Philosophical Issues in Curriculum
Philosophical Issues in Curriculum is a class offered twice (Spring and Summer semesters) every two years. The course is designed to normally attend student-teachers whom are finishing their practicums. After much emphasis in “Professional training” for student-teachers, it is believed that they lack a stronger humanistic/philosophical background.
Having that in mind, I designed the course in a way that I could invite the student-teachers to think about the difficult aspects of education: how hard it is to work in groups, how difficult it is to manage and organize people and discussions.
The readings were all basically on critical pedagogy, and there was a heavy reading load. I chose to require four full-length books and a myriad of suggested readings and films, in order to challenge these student-teachers to do some slow, thoughtful and distraction-free work.
One of the most interesting moments of the course was the course syllabus itself. Having experienced some difficulties managing seminar courses in the past, I wrote a lengthy (10 pages!) syllabus to be read in class during week one. I wrote the syllabus in a conversational tone, with some footnotes that added some humour and lightness to the tremendous academic tasks I was inviting them to engage in.
Besides the many activities and readings, I asked my students to develop a project without having in mind a final grade. The main pre-requisite of the project was that they designed it to show the community that lives outside of academia. I tried to foster the sense that since we were in a public institution for higher learning, we should develop work and give it back to the people.
Out of four groups (of eight students each), two projects are already real and engaged in the world: one is a curriculum on social justice designed by teachers, fighting for the teachers’ right to design their own curriculum, and has caught the Minister of Education’s eye. The other project became a real forum in which educators from diverse fields and backgrounds gather once a month to discuss solutions for education’s problems.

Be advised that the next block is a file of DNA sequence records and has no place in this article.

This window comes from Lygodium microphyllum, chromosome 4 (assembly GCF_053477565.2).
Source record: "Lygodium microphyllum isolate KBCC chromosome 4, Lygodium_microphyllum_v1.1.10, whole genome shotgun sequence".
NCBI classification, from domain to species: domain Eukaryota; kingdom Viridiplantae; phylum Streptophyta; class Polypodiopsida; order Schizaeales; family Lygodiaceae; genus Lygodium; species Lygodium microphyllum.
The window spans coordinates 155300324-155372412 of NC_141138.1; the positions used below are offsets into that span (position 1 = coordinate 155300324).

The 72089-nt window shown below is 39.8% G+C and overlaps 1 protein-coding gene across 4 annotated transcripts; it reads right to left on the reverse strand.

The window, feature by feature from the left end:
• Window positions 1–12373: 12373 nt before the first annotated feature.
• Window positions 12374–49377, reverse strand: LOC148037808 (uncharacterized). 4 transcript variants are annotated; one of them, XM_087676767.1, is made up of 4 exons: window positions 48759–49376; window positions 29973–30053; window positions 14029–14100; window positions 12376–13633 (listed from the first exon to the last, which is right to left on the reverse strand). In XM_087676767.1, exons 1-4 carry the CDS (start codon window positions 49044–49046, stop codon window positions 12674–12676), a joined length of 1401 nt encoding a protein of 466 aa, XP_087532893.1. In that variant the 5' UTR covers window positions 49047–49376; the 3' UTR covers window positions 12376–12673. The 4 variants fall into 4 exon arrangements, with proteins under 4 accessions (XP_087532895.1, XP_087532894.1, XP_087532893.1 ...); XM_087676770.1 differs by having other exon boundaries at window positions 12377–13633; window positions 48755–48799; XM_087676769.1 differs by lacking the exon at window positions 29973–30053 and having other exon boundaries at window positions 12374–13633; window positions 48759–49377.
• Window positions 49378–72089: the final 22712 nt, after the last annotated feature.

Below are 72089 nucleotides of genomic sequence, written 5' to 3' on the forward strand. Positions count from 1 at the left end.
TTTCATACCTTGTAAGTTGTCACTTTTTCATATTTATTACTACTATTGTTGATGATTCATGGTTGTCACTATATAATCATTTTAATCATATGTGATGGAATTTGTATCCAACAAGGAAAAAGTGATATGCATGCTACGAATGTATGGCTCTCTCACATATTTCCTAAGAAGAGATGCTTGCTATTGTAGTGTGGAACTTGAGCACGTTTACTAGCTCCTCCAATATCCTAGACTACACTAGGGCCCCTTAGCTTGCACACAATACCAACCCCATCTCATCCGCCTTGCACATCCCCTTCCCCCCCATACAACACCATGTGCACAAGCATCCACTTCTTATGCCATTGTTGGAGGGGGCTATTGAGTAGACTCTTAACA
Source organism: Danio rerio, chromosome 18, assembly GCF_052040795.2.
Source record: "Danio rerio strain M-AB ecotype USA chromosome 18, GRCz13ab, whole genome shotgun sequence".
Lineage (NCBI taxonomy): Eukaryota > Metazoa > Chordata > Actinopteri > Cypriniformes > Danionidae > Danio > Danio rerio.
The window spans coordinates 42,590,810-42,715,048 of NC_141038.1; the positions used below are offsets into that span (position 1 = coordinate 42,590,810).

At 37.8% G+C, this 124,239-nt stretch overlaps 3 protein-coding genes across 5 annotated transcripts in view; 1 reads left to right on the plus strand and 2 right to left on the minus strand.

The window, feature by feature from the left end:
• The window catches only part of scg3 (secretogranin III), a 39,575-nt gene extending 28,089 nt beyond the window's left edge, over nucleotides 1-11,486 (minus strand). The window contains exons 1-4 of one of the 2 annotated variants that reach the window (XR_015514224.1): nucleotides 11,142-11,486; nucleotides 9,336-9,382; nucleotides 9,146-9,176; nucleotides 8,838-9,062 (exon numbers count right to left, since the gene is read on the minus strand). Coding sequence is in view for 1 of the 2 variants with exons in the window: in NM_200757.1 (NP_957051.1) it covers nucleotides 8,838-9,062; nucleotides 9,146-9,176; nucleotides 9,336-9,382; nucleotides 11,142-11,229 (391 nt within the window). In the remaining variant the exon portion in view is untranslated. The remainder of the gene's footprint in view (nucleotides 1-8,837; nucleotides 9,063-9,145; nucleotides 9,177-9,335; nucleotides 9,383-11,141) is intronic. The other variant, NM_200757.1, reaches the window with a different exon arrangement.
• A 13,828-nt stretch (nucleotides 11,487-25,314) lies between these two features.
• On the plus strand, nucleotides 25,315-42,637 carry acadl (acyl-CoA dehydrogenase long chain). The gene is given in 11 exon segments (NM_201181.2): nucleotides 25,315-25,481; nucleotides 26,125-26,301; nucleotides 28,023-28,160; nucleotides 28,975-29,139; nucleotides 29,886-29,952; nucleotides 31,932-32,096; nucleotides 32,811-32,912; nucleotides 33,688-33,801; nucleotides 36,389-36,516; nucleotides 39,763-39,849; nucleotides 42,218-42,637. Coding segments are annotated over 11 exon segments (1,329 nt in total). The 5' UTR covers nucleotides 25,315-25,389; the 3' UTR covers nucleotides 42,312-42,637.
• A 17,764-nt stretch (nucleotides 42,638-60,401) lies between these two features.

This project was worth only ten per cent of their mark, and their final op-ed (with its 750 word max limit) was worth fifty. Paradoxically, they all put way more effort into their projects. Proof of this is that no-one’s op-ed has been published, thus far. I established this grading system in a paradoxical manner as a way for them to reflect upon the true value and/or meaning of grades.
Barrow, Robin & Woods, Ronald (2006) “Knowledge and the Curriculum” & “Curriculum Theory”. In: An Introduction to Philosophy of Education. New York: Routledge.
Côté & Allahar (2011) Lowering Higher Education: The rise of Corporate Universities and the Fall of Liberal Education. Toronto; Buffalo; London: University of Toronto Press. ISBN: 978-1-4426-1121-4
Freire, Paulo (1971/2010) Pedagogy of the Oppressed. New York; London: Continuum. ISBN: 978-0-8264-1276-8
Greene, Maxine (1995) Releasing the Imagination: Essays on Education, the Arts, and Social Change. San Francisco: Jossey-Bass. ISBN: 0-7879-5291-5
Kuokkanen, R. (2007) Reshaping the University: Responsibility, Indigenous Epistemes, and the Logic of the Gift. Toronto; Vancouver: UBC Press. (Preface, Intro and Chapter 1)
Theobald, P. (1997) Starting the Conversation; Place-Conscious Elementary Classrooms & Place-Conscious Secondary Classrooms. In:
Teaching the Commons: Place, Pride, and the Renewal of Community. Boulder: Westview Press.
Rancière, Jacques (1991) The Ignorant Schoolmaster: Five Lessons in Intellectual Emancipation. California: Stanford University Press. ISBN: 080471969-1